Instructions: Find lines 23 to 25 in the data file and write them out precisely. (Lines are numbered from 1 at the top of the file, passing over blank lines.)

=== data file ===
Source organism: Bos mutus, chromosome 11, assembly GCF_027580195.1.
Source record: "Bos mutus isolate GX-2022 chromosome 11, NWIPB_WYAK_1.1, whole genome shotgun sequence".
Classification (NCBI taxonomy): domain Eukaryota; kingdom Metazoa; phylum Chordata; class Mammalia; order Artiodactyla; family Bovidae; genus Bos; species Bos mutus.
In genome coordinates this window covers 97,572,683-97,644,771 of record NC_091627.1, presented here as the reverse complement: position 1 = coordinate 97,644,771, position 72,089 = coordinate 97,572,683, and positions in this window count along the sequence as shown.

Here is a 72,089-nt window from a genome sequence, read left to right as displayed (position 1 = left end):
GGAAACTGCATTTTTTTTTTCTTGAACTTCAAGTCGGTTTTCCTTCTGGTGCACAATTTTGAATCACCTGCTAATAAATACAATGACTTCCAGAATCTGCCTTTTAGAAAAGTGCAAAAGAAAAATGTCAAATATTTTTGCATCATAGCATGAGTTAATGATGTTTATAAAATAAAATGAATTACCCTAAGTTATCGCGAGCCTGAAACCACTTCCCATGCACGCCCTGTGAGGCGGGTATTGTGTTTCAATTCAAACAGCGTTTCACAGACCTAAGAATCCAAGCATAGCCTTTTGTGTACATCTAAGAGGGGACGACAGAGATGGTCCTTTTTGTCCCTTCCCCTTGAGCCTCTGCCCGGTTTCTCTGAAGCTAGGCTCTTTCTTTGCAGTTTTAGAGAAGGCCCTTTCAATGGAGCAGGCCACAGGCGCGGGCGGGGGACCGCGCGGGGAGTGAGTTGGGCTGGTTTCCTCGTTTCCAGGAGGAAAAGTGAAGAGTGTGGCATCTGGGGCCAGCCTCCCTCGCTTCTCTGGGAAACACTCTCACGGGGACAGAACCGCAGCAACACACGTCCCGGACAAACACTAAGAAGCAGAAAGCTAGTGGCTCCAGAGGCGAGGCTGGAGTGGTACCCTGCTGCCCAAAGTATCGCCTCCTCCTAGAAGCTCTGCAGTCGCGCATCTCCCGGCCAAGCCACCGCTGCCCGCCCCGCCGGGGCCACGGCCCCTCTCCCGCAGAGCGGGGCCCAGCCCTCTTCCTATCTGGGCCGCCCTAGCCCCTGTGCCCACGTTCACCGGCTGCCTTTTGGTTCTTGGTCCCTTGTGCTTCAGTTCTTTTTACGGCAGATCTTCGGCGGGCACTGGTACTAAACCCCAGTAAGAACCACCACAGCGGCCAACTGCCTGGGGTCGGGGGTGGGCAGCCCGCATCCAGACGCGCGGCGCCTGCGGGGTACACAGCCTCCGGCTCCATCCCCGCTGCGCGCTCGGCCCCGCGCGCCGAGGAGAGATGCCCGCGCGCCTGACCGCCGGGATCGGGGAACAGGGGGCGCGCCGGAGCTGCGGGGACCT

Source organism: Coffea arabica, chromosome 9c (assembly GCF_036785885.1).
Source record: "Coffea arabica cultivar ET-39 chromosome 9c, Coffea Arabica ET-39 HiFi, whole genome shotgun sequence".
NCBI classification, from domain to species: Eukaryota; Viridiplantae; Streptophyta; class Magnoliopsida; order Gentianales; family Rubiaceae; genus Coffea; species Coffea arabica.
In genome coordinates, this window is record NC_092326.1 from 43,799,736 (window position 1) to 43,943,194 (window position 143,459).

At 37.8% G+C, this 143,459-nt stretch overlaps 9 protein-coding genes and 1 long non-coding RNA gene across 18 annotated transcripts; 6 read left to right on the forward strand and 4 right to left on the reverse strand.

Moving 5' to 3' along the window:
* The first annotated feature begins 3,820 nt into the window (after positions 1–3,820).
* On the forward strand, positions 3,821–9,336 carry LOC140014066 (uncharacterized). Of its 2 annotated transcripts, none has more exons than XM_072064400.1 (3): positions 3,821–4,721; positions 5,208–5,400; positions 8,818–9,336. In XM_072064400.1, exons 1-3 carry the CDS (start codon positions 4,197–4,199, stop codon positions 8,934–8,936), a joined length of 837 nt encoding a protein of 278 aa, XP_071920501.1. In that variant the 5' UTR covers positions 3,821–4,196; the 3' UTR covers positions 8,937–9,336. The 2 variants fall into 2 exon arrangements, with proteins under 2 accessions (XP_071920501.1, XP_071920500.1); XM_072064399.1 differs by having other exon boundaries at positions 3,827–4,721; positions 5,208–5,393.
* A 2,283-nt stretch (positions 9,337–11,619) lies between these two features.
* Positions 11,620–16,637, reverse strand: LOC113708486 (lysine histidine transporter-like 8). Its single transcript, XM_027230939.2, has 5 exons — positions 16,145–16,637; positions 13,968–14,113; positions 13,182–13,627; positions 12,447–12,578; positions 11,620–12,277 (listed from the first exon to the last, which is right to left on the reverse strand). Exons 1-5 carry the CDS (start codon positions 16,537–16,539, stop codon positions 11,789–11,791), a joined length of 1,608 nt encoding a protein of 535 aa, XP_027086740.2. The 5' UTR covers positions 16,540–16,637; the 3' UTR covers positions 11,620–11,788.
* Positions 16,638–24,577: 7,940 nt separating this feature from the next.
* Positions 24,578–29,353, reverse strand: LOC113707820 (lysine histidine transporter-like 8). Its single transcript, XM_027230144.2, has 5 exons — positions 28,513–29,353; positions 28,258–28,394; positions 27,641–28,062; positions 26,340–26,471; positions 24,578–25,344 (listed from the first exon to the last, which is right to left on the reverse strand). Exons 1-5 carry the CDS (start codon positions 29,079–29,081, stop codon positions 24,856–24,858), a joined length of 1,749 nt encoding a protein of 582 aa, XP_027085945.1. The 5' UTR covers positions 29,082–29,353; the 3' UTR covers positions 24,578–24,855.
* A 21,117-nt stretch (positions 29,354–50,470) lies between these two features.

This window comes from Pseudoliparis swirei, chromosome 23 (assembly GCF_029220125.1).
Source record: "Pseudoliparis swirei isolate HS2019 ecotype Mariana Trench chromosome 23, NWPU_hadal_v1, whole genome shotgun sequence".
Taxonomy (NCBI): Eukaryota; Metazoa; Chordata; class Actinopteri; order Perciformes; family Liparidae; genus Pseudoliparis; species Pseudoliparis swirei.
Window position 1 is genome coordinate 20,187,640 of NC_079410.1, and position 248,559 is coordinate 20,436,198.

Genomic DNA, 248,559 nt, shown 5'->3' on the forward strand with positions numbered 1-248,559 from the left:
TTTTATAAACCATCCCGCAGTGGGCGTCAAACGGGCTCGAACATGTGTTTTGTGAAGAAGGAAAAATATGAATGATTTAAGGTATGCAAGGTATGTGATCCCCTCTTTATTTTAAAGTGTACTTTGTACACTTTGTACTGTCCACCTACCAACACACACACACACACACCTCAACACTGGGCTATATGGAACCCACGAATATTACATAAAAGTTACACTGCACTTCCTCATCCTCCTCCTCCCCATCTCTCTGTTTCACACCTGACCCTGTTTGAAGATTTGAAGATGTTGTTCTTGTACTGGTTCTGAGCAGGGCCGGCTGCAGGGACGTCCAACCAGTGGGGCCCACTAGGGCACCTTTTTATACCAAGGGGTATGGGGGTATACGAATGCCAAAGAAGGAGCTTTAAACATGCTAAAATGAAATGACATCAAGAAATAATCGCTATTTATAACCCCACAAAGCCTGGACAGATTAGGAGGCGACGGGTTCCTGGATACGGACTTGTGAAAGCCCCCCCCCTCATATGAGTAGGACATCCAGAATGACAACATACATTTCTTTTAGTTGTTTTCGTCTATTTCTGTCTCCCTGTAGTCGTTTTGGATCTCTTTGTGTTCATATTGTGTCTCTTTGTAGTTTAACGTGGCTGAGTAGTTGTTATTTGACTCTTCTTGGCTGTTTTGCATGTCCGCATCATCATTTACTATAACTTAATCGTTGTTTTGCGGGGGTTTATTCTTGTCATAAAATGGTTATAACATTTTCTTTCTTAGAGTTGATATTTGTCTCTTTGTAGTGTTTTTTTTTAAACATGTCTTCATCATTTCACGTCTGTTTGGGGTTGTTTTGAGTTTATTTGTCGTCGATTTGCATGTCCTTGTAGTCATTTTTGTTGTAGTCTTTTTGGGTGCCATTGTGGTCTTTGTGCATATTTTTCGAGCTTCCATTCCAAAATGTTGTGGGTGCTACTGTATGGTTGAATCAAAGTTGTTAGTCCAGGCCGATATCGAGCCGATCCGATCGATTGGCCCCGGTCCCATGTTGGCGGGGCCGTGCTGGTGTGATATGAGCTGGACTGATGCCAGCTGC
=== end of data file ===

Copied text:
Window position 1 is genome coordinate 20,187,640 of NC_079410.1, and position 248,559 is coordinate 20,436,198.

Genomic DNA, 248,559 nt, shown 5'->3' on the forward strand with positions numbered 1-248,559 from the left:
TTTTATAAACCATCCCGCAGTGGGCGTCAAACGGGCTCGAACATGTGTTTTGTGAAGAAGGAAAAATATGAATGATTTAAGGTATGCAAGGTATGTGATCCCCTCTTTATTTTAAAGTGTACTTTGTACACTTTGTACTGTCCACCTACCAACACACACACACACACACCTCAACACTGGGCTATATGGAACCCACGAATATTACATAAAAGTTACACTGCACTTCCTCATCCTCCTCCTCCCCATCTCTCTGTTTCACACCTGACCCTGTTTGAAGATTTGAAGATGTTGTTCTTGTACTGGTTCTGAGCAGGGCCGGCTGCAGGGACGTCCAACCAGTGGGGCCCACTAGGGCACCTTTTTATACCAAGGGGTATGGGGGTATACGAATGCCAAAGAAGGAGCTTTAAACATGCTAAAATGAAATGACATCAAGAAATAATCGCTATTTATAACCCCACAAAGCCTGGACAGATTAGGAGGCGACGGGTTCCTGGATACGGACTTGTGAAAGCCCCCCCCCTCATATGAGTAGGACATCCAGAATGACAACATACATTTCTTTTAGTTGTTTTCGTCTATTTCTGTCTCCCTGTAGTCGTTTTGGATCTCTTTGTGTTCATATTGTGTCTCTTTGTAGTTTAACGTGGCTGAGTAGTTGTTATTTGACTCTTCTTGGCTGTTTTGCATGTCCGCATCATCATTTACTATAACTTAATCGTTGTTTTGCGGGGGTTTATTCTTGTCATAAAATGGTTATAACATTTTCTTTCTTAGAGTTGATATTTGTCTCTTTGTAGTGTTTTTTTTTAAACATGTCTTCATCATTTCACGTCTGTTTGGGGTTGTTTTGAGTTTATTTGTCGTCGATTTGCATGTCCTTGTAGTCATTTTTGTTGTAGTCTTTTTGGGTGCCATTGTGGTCTTTGTGCATATTTTTCGAGCTTCCATTCCAAAATGTTGTGGGTGCTACTGTATGGTTGAATCAAAGTTGTTAGTCCAGGCCGATATCGAGCCGATCCGATCGATTGGCCCCGGTCCCATGTTGGCGGGGCCGTGCTGGTGTGATATGAGCTGGACTGATGCCAGCTGC